HAT & GOWN – dressed and ready for surgery!
Following a morning of my poor purple left breast being, AGAIN; pushed, pumped, scrutinized and injected with radioactive blue dyes I return to the Private Hospital to prepare for surgery.
Exhausted and mouth dry I sit in the day surgery waiting room with my daughter Megan. The clock is ticking over. Only an hour to go.
We laugh at the Ellen Degenres Show playing on the TV in the corner. I am feeling anxious and a bit teary. A lovely Greek Lady comes over and asks in her Effie accent – ‘Are you alright love?’ We chatter about Public Health versus Private Health Cover and how long we had been waiting.
Finally the sweet chubby little nurse calls me – “Come on Toni, I will show you into the change room. Please remove all your jewellery and clothes and change into this gown.(Gown! – a ‘one size fits all above size 26’ night dress with long string ties hanging off every corner. – A slit for the head and a slit for the arms and then a big gaping flap at the back) Make sure you put your hat on – (HAT – light blue disposable shower cap) and white paper disposable slippers.
She leads me into a long wide hallway full of blue divider curtains and rows of high stainless steel beds. She introduces me to Katie, the nurse who will take care of me for surgery. Katie asks my ‘name, age, and the type of surgery you will be having today/’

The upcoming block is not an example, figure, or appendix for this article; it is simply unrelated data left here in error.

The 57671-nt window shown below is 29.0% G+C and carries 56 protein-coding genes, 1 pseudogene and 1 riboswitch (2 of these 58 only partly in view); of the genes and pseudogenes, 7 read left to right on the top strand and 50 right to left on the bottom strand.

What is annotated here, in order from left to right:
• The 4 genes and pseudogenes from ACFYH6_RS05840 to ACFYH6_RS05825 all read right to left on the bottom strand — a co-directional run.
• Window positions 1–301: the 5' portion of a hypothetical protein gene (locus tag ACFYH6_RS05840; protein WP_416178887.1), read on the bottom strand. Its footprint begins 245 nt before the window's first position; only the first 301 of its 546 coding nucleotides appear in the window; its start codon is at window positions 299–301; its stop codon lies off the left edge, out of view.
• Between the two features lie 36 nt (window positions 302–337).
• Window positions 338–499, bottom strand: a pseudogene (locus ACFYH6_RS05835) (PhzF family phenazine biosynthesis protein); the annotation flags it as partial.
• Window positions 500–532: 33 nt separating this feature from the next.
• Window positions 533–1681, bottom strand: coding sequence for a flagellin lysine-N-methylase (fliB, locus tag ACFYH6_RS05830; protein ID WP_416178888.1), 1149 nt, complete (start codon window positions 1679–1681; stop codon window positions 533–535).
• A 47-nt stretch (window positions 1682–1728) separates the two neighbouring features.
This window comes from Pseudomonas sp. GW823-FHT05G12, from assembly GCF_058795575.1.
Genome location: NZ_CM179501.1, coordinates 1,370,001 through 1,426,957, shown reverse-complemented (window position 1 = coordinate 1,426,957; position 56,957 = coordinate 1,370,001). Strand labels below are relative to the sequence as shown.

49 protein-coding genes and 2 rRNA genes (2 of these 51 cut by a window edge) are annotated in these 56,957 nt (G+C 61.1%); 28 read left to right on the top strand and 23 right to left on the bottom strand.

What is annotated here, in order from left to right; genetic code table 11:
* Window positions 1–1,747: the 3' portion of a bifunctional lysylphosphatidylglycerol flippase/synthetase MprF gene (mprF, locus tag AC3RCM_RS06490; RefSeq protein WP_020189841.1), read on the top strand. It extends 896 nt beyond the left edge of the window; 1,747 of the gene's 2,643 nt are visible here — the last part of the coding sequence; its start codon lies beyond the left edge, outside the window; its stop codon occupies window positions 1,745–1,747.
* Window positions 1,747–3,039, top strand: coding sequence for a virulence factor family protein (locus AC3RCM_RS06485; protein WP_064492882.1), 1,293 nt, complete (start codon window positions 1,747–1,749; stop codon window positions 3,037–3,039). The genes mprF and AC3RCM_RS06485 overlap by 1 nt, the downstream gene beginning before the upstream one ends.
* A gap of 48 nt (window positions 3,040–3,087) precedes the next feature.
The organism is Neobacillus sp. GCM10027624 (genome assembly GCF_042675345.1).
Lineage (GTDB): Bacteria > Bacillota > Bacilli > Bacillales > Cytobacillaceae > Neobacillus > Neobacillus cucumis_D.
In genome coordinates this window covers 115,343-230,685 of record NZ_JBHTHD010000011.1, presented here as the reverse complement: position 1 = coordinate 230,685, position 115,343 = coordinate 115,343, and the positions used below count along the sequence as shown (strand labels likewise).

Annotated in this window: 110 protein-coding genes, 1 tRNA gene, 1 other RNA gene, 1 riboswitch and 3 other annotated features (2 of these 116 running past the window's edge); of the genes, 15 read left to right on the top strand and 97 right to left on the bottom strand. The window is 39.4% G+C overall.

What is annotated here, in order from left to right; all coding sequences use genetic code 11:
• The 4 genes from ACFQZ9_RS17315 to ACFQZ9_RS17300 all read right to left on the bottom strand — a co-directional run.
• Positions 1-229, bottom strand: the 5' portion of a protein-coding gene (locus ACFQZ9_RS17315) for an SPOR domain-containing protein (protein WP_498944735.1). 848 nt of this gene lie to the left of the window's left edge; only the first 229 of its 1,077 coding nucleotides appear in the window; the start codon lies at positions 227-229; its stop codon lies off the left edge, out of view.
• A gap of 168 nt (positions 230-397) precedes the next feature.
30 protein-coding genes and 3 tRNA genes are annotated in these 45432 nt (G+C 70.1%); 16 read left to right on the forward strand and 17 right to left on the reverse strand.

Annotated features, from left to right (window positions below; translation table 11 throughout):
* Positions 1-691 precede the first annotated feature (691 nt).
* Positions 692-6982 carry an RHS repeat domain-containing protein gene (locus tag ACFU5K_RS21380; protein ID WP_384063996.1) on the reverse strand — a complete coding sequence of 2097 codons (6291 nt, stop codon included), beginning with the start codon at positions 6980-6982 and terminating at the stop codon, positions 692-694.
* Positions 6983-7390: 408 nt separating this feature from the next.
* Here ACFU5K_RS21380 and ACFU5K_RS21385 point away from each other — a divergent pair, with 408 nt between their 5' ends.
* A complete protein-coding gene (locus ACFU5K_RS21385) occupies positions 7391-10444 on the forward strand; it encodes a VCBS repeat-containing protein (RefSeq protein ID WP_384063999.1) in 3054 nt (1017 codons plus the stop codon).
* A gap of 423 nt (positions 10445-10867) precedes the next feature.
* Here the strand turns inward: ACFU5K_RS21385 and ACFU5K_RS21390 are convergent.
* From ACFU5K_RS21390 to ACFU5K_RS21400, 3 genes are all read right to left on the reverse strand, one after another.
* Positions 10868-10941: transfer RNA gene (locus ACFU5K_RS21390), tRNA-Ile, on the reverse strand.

‘I am having a Lumpectomy and Sentinel Node Biopsy of my left breast.’ She helps me put on a pair of white elastic stockings. The fluro white lights pierce through my closed eyelids.
I listen to the other faceless patients in the cubicles around me.
The lady on the left is asked what surgery she is having today, ‘Removing all my fat bits’ she laughs almost hysetrically. ‘I have lost 40 kgs and am having all this removed!’ Good on you I think to myself – you deserve it – also wishing I could have a sedative and float off in to LA LA LAND.
The anaesthetist arrives and introduces himself as the person who will be taking care of me in surgery today and what veins will be used and what drips he will be inserting into my arms. Finally the Orderly arrives and I am wheeled down the hallway to theatre.
I feel totally out of body – as if it is not really me.
‘What time is it?’ I ask the anaethatist? ‘2.10 pm’ he replies as they wheel me into the theatre.’ Katie again asks my name, date of birth and what type of surgery I will be having today
Surgeon David Read is cheery and asks how I am? ‘Good Thanks’ I say
Ha ha ha – I think to myself I am freaking out – just get those drugs in to me as quickly as possible and get it over and done with!
By the time the Oxygen mask was secured onto my face I was blissfully OUT!